Pushpa @ Leela & Ors. Vs. Shakuntala & Ors.
Motor Vehicles Act, 1988
Sections 2(30), 50, 157 – Liability of recorded owner of a vehicle after sale to another person – Due to rash and negligent driving by driver, truck met with an accident – P, hirer of truck and a labourer ‘N’ died – Truck earlier owned by ‘J’ – Transferred to ‘S’ on 2.2.1993 – Possession given – On the date of sale, truck covered by an insurance policy from New India Assurance Company Ltd. – Later on, ‘S’ took an insurance policy from Oriental Insurance Company Ltd. in the name of ‘J’ valid from 8.12.1993 to 7.12.1994 – Accident on 7.5.1994 – Heirs and legal representatives of both the deceased, filed separate claim applications – Legal representatives of ‘P’ and ‘N’ granted compensation by Motor Accident Claims Tribunal – ‘S’ made solely liable – Appeals by claimants dismissed by High Court. Held, neither the transferor ‘J’ nor the transferee ‘S’ took steps for incorporating change of ownership in the certificate of registration. Hence, ‘J’ must be deemed to continue as the owner of the vehicle for the purposes of the Act and was therefore equally liable for payment of compensation. As insurance policy was in his name he would be indemnified and the claim would shift to the insurer. Dr. T.V. Jose’s case, though rendered under the Motor Vehicles Act, 1939, was applicable to the facts of the case. Deepa Devi’s case distinguished.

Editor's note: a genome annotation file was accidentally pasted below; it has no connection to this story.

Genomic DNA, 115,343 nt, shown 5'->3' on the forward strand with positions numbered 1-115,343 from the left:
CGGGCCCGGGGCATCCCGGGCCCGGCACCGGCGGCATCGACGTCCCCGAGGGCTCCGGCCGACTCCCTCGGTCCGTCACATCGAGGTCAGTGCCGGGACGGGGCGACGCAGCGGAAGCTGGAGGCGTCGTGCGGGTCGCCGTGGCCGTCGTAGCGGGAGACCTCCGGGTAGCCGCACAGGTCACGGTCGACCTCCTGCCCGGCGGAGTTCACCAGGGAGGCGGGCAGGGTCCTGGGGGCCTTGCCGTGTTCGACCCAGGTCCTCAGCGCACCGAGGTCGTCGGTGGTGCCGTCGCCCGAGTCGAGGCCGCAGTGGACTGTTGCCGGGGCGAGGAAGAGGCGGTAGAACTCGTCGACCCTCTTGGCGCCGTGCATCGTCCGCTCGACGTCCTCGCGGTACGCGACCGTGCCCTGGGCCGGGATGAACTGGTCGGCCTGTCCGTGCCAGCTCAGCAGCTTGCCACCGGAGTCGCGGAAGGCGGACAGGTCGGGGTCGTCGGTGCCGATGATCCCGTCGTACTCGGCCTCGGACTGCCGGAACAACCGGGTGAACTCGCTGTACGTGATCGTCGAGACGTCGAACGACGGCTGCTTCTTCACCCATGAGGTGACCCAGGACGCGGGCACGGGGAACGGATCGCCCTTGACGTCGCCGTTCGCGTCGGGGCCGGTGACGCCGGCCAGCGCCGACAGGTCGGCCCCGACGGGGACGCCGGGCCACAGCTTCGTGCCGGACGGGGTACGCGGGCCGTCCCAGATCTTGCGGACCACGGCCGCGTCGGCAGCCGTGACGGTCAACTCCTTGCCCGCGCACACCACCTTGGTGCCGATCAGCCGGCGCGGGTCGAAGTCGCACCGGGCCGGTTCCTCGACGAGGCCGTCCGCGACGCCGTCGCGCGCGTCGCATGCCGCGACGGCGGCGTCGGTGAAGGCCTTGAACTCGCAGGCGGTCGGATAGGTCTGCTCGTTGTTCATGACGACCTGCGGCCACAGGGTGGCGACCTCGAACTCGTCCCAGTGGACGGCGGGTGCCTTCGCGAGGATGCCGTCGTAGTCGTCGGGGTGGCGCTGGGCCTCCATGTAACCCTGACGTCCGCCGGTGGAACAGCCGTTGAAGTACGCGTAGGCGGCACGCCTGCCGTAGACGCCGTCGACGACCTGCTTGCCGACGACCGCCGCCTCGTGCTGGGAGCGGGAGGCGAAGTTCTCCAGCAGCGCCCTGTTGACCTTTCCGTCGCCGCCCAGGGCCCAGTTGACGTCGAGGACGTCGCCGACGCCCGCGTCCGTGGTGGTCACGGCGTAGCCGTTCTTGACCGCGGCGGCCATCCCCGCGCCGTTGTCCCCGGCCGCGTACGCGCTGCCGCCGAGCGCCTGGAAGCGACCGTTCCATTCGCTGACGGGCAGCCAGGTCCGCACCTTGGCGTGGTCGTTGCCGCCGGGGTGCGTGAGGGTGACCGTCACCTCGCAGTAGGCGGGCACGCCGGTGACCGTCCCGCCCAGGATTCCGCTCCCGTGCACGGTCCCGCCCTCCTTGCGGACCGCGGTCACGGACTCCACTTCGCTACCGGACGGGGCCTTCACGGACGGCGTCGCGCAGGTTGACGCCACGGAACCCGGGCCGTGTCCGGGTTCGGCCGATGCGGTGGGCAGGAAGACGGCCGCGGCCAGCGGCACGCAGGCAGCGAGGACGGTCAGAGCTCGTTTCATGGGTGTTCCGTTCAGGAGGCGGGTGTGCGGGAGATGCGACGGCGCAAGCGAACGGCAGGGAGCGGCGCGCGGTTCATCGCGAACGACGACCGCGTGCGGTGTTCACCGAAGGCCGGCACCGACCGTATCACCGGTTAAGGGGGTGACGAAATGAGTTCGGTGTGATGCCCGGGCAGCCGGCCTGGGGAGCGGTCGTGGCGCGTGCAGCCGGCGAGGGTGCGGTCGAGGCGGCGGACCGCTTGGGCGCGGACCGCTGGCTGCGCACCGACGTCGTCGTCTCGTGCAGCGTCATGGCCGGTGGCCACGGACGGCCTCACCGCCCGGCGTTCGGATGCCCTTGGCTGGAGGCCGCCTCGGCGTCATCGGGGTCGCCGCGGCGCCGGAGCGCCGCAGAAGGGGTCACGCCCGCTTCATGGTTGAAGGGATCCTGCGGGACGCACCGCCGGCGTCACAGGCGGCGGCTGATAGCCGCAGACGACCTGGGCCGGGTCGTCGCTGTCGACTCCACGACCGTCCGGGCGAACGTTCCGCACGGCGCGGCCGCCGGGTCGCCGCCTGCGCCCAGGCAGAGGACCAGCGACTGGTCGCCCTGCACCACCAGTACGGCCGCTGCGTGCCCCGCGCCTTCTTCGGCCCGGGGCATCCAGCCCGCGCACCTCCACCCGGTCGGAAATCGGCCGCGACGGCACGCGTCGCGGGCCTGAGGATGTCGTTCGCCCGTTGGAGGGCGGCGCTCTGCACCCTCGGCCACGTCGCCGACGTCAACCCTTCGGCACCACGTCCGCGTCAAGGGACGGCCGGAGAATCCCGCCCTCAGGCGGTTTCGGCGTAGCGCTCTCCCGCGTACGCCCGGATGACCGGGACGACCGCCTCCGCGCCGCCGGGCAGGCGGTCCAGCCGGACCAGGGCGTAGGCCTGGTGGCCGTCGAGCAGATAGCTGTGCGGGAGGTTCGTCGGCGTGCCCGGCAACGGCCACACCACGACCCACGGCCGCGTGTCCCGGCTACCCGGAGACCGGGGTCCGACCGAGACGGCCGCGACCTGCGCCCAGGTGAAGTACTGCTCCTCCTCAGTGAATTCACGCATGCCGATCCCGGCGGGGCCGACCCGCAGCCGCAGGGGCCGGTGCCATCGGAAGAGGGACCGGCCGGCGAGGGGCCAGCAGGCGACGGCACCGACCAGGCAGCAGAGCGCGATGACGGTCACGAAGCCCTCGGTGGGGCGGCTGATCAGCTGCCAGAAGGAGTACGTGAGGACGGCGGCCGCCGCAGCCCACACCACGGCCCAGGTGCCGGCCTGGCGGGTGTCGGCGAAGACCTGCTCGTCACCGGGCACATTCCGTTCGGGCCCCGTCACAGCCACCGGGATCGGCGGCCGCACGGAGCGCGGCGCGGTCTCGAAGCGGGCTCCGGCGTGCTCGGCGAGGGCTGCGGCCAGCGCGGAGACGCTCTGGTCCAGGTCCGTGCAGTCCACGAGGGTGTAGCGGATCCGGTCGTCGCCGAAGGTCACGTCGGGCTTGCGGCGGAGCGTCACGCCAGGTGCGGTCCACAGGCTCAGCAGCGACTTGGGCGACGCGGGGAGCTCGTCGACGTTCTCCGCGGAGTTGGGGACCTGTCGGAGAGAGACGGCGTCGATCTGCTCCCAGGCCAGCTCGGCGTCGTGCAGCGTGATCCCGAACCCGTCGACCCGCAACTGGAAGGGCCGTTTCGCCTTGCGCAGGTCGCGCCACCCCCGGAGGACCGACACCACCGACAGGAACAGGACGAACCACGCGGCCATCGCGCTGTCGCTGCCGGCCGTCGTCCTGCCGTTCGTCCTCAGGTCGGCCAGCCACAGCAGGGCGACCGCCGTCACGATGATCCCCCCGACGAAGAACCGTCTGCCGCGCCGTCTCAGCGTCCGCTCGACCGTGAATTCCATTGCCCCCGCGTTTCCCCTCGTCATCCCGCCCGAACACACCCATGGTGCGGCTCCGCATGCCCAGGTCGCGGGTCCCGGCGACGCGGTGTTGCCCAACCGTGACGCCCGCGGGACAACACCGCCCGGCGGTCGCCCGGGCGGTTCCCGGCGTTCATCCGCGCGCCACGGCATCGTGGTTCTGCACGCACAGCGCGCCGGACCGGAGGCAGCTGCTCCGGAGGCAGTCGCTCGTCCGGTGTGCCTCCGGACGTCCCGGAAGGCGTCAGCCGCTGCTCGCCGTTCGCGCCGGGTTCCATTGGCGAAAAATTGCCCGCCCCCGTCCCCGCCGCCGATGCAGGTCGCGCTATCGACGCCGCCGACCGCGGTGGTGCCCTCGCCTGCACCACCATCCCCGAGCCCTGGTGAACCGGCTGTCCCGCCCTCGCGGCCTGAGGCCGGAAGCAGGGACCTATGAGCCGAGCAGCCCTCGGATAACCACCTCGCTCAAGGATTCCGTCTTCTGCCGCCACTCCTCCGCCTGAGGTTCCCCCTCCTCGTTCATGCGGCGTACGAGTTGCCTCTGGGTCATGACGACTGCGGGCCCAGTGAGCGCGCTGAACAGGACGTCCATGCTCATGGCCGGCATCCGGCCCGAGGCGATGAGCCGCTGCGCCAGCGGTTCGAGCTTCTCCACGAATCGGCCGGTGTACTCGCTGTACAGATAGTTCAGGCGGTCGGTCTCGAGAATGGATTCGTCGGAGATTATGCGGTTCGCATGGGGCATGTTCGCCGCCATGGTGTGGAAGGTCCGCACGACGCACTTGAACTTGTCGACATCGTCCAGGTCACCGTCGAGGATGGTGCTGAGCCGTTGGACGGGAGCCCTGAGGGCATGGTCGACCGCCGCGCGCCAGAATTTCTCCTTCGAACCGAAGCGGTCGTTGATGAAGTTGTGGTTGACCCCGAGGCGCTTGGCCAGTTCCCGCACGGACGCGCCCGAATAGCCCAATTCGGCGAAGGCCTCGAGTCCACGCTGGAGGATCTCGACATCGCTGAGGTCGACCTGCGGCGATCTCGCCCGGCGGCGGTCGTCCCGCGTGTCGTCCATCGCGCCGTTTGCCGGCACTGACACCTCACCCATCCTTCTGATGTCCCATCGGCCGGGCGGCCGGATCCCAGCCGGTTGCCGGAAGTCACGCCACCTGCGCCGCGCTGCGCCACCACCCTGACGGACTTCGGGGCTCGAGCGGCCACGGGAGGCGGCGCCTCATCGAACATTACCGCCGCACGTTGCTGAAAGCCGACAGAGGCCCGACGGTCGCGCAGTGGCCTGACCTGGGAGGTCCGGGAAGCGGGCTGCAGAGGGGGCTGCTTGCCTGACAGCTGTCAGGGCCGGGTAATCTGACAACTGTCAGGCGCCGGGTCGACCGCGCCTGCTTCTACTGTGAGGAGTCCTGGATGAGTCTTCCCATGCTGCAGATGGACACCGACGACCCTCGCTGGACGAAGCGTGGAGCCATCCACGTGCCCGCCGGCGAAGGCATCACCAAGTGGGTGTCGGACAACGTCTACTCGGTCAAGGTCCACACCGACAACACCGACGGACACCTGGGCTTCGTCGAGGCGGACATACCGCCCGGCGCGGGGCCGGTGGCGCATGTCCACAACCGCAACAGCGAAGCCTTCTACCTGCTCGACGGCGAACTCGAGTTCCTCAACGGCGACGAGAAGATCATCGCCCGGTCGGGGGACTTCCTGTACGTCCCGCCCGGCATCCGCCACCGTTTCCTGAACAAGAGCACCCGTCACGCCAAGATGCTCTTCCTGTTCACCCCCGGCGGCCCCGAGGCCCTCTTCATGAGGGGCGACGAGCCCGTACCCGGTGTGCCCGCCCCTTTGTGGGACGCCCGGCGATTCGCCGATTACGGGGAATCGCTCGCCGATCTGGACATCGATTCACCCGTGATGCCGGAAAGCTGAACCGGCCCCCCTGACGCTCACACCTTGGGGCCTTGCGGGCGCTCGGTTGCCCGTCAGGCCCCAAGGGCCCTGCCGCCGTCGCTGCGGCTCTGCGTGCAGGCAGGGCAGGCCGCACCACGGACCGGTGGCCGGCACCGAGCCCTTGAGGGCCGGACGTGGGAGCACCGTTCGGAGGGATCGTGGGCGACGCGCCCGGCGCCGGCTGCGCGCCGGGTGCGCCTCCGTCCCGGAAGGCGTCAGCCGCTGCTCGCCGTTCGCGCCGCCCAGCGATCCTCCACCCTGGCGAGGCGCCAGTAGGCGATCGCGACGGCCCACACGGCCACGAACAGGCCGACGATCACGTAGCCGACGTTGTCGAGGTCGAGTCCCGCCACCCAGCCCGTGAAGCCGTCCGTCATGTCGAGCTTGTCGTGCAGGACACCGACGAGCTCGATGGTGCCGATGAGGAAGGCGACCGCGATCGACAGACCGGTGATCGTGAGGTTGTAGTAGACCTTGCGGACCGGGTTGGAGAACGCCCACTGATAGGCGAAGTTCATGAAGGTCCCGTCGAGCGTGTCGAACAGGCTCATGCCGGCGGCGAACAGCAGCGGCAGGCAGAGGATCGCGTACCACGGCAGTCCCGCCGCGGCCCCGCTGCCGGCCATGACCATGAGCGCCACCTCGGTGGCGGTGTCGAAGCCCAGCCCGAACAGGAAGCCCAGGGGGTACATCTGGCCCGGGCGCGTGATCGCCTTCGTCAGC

Section 157 – Applicability – Transfer of Certificate of Insurance – Accident – ‘J’ recorded owner of the vehicle even after transfer of vehicle to ‘S’ – Insurance policy existing at the time of accident taken by ‘S’ in the name of ‘J’. Held, Tribunal and High Court rightly held Section 157 to be inapplicable. Section 157 would apply only to the earlier policy being the policy taken by ‘J’ from New India Assurance Company Ltd. before transfer during its validity period and it can have no application to the second policy taken by ‘S’ in the name of ‘J’ after sale. (Para 8)
Ed. : As claimants for ‘N’ have not come to Apex Court, same direction in respect of their case issued. It was possible that their inability to appear was for want of sufficient means.